b f0926or_117 salmon harbor sign_1.jpg (21694 bytes)This was an interesting stop. We  have learned a lot about the west coast lighthouses on our trip.



The William Tugman State Park offered a place for people to play on their ATVs. (If you don't know the toy lingo, "All-terrain Vehicles")



b f0926or_122 dune rider_1.JPG (37652 bytes)  




b f0926or_119 triangle_1.jpg (49172 bytes)The triangle was originally built as a training exercise for the Coast Guard. A commercial oyster farm was inside the triangle.  These oysters have an unique taste because the triangle contains 80% salt water and 20% fresh water. The tour guide explained some of the labor intensive process of an oyster farm.


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The Umpqua Lighthouse tour was well done. An interesting fact - the county leases the lighthouse from the Coast Guard so they can give tours.

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b f0926or_170 lh curtains_1.JPG (34866 bytes)The curtains were used to protect the lens from the sun during the off-hours.



b f0926or_174 lh is uniform_1.jpg (36197 bytes)We heard more about the ridged cleanliness regulations imposed on the lighthouse keeper and his wife. The keeper had to be in uniform all the time. Each keeper  had a white cloak he put on over his uniform while he cleaned the building and the lenses of the light. 

The lighthouses were inspected several times a year. Each inspection was a surprise, often the inspector arrived in the middle of the night. So the residence and lighthouse had to be in clean and neat at all times.






Like many lighthouses, we could climb the stairs . . .


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. . . In this one we could also stick our heads in the lens.


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Very interesting . . .


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An operating bulb and a backup bulb waiting for its time to serve.


       b f0926or_226 lh telescope_1.jpg (35018 bytes)The keeper could watch for ships.



b f0926or_234 lh demise_1.jpg (128432 bytes)The original lighthouse was damaged during floods in 1861 and 1863.


Its foundation was so weak, it fell into the river in 1864.








The old Coast Guard barracks is now a museum and gift shop. The three-man boat was used for sea rescues. It was a good vessel for ocean use because it could roll and right itself. Originally it was manned by two men, one in the front and one in the rear. However, they could not hear each other over the noise, so they added another man in the center of the boat to relay the messages.


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b f0926or_236 lh m_1.JPG (43814 bytes)   b f0926or_237 lh m_1.JPG (41111 bytes)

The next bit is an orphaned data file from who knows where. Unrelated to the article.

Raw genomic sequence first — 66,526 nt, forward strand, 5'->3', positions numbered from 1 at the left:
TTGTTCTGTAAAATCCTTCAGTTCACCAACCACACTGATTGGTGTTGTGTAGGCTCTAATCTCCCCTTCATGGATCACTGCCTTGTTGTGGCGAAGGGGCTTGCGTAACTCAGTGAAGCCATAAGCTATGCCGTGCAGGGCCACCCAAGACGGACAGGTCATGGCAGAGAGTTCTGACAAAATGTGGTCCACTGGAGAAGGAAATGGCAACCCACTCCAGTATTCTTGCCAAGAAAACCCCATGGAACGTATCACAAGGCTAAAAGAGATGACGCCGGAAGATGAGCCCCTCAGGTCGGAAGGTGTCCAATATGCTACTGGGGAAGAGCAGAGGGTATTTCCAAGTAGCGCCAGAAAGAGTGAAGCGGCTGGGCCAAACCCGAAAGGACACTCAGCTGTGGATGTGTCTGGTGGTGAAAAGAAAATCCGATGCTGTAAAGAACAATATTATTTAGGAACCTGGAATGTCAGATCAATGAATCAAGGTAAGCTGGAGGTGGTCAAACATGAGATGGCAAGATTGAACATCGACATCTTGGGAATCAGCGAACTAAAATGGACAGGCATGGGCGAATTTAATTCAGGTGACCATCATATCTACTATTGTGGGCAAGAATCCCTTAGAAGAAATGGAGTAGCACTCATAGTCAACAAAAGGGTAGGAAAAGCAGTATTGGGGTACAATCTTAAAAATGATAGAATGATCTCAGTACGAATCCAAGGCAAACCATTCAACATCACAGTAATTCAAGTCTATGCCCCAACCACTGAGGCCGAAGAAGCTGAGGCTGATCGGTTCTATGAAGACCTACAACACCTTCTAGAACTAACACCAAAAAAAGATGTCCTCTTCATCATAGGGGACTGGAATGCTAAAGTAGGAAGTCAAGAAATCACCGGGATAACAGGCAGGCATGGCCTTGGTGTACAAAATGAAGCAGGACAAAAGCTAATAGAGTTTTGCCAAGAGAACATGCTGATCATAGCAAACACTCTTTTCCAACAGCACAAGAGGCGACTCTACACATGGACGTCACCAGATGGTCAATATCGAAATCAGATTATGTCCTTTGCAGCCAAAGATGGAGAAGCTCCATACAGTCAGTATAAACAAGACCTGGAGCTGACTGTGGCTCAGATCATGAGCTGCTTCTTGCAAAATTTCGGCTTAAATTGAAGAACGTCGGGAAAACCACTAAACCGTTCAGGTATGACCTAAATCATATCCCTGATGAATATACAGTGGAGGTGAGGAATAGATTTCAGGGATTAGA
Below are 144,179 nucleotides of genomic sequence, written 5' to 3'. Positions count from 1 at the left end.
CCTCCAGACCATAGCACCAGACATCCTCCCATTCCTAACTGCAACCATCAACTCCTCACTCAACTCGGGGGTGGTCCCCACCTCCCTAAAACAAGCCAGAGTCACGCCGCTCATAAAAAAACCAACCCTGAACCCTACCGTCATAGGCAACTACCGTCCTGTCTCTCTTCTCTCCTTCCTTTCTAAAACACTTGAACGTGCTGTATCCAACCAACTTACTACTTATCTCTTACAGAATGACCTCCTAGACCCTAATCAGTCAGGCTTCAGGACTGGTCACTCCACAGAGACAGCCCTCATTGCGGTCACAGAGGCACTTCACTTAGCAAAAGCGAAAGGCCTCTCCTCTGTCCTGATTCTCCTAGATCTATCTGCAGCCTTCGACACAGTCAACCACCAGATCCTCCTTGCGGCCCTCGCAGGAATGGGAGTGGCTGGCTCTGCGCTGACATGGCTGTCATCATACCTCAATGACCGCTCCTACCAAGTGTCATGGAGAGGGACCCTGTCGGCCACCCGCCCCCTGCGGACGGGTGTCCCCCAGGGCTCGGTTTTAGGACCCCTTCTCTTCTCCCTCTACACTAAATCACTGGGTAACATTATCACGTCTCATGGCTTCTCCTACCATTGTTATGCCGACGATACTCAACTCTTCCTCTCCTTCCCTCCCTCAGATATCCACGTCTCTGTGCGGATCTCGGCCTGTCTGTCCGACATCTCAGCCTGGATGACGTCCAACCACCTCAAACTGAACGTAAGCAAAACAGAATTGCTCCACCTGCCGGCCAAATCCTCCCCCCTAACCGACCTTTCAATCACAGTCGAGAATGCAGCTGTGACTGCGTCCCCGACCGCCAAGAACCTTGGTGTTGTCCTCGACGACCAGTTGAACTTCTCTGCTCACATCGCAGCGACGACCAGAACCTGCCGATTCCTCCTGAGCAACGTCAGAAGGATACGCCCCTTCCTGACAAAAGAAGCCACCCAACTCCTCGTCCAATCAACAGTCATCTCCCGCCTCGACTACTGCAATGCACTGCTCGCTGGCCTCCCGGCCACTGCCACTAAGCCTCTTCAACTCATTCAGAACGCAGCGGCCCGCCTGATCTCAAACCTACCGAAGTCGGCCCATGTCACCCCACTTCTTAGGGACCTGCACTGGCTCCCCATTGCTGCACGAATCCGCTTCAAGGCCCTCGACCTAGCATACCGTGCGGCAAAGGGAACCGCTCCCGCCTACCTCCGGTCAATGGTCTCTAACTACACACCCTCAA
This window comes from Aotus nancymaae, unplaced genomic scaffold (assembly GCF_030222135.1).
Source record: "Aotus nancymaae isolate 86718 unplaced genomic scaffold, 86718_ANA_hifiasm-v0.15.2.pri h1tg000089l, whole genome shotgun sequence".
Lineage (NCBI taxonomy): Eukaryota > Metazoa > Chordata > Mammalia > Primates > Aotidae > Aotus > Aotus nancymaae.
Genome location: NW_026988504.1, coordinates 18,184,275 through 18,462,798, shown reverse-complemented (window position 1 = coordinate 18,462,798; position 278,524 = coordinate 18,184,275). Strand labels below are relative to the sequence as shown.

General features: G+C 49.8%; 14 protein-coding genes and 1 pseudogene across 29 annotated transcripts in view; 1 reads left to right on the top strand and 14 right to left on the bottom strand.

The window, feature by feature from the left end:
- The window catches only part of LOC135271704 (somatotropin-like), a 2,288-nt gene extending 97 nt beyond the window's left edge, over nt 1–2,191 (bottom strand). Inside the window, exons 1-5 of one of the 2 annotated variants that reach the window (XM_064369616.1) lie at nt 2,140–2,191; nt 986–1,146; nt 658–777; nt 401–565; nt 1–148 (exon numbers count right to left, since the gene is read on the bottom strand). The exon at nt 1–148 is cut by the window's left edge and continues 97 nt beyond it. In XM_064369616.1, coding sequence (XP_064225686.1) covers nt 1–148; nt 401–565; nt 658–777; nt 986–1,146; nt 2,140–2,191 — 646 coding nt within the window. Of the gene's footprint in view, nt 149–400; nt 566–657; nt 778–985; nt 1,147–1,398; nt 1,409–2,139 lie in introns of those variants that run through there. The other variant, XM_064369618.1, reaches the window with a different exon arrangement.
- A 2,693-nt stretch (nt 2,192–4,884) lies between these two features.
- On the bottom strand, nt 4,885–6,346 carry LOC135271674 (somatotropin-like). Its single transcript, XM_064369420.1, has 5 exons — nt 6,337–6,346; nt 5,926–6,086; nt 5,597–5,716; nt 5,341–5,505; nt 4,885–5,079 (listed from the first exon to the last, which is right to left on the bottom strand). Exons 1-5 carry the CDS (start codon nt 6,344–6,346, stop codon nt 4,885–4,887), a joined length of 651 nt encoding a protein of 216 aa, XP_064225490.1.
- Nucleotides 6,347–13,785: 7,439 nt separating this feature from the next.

b f0926or_238 lh m_1.JPG (43841 bytes)   b f0926or_239 lh m_1.JPG (36780 bytes)



b f0926or_241 lh m oil cans_1.JPG (40983 bytes)b f0926or_242 lh m oil can_1.jpg (43809 bytes)One regulation the lighthouse keeper had to follow was to limit the amount of fuel in the lighthouse. For safety reasons, there could be no more than five gallons of fuel in the lighthouse.







b f0926or_154 jetty lookout_1.jpg (39739 bytes)When the red flag indicating a gale force winds is flying, the Coast Guard stations a man in this tower beside the Umpqua River. He writes down the number/name of any boat going out in these conditions. If that boat later requires rescue, the Coast Guard charges the owner for the rescue.






This is a Tsunami warning siren. The tour guide said the sensor is located 4,000 miles out in the ocean. 


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Continuing south, with the HHII in tow,  some of the sand dunes were close  to the road.


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Wood chips and the source of the wood chips - trees. The area made particle board and plywood sheets.   


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South Jetty - Bandon, OR . . .


We started our day's ride down the coastline at the South Jetty in Bandon.


Looking at the Coquille River Lighthouse across the  Coquille River.

   d f0927or blanco_103 sj_1.JPG (49782 bytes) The south jetty . . . 



The shore south of the south jetty was littered with a lot of big driftwood.





Most of the beaches have grass brought over from Europe in the early 1900's. It was imported to stop the sand and it did. It did it so well, the sand beaches continue to move toward the sea. There are programs to remove this grass, the roots are 25' long so it is a difficult project.












While Mary Lou figured out what she was looking at, Fred photographed a framework of some kind that washed ashore.







A little farther walk down beach, it was a beautiful shoreline.





Looking back at the lighthouse . . .





Here is another size comparison - a Coast Guard boat heading for the river, the dredger Yaquina, the Coast Guard boat in the river with the Coquille River Lighthouse and small pleasure boats.



The dredge had been working deepening the river mouth since we arrived yesterday. And, was still working when we left the area. All of the sand vacuumed out of the river mouth is taken out into the ocean to a designated spot and dumped.  





d f0927or blanco_146 jetties_1.JPG (41818 bytes)Next, we drove the Beach Loop Drive south of Bandon. It included several state  waysides/parks very close together. 







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      This gal must be a gymnast.





View, view, view . . .    












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    Mary Lou wandered off to the left
    as Fred walked to the waters edge.








d f0927or blanco_220 dk sheels_1.JPG (68700 bytes)Some of our beachcombing treasures came out of this pile of clams Fred found.